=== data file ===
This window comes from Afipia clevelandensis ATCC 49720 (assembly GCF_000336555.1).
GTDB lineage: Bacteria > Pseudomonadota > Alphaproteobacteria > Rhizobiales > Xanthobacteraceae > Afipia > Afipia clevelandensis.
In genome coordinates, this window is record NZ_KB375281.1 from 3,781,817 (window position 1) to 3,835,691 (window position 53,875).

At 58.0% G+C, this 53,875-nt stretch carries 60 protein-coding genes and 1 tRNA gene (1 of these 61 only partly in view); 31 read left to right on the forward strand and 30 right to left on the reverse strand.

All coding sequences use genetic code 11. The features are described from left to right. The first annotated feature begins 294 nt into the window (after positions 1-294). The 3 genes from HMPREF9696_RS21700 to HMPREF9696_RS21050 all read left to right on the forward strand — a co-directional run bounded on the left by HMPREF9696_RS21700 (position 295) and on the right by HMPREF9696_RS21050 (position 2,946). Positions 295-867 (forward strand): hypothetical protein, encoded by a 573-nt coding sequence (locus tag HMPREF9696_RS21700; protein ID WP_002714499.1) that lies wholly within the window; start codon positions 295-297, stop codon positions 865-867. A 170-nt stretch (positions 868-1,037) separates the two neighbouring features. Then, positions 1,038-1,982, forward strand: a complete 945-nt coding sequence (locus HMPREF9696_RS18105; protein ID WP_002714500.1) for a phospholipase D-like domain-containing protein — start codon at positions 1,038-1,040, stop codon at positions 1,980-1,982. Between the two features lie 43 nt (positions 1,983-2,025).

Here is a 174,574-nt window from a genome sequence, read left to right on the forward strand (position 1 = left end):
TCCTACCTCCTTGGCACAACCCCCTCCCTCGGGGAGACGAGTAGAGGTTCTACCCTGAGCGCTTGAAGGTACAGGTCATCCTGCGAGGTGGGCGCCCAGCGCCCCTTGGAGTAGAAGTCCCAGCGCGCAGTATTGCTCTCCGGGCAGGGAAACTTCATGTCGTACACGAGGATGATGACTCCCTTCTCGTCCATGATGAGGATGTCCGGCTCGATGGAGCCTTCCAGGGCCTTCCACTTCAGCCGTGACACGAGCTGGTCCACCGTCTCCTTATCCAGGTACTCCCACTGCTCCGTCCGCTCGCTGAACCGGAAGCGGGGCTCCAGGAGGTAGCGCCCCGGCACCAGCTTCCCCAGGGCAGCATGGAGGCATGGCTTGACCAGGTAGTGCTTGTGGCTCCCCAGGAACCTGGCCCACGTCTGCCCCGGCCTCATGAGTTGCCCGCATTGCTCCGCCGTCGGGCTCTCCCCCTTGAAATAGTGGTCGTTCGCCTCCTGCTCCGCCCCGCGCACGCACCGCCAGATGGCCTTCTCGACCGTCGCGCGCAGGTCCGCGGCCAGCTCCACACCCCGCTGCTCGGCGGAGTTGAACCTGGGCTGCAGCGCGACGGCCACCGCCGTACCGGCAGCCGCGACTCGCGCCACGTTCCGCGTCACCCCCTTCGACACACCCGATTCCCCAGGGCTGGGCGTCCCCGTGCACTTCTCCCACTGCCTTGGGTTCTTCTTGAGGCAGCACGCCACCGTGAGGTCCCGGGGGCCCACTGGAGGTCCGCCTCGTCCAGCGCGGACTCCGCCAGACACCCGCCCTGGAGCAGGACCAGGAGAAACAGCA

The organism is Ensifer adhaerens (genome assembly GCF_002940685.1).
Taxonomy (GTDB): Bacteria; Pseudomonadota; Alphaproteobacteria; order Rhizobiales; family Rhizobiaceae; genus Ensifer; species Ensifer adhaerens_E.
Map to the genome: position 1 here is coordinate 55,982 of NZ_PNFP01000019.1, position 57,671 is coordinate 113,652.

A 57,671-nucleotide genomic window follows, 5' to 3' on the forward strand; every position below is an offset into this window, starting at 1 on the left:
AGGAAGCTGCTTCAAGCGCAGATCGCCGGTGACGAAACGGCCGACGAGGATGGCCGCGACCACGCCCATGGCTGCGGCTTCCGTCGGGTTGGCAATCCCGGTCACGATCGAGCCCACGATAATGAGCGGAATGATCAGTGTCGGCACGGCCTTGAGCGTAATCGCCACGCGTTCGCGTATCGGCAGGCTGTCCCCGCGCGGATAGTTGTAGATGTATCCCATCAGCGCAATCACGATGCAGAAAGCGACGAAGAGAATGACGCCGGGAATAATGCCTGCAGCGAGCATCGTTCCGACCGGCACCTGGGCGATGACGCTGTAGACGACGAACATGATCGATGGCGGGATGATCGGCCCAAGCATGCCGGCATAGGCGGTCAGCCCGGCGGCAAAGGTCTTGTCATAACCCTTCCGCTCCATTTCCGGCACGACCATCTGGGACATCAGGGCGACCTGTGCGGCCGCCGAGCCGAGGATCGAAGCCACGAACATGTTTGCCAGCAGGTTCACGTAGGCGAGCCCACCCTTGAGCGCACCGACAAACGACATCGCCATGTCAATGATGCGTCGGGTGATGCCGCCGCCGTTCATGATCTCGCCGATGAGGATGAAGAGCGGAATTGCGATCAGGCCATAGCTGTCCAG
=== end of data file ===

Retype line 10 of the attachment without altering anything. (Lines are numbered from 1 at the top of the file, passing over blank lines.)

Map to the genome: position 1 here is coordinate 55,982 of NZ_PNFP01000019.1, position 57,671 is coordinate 113,652.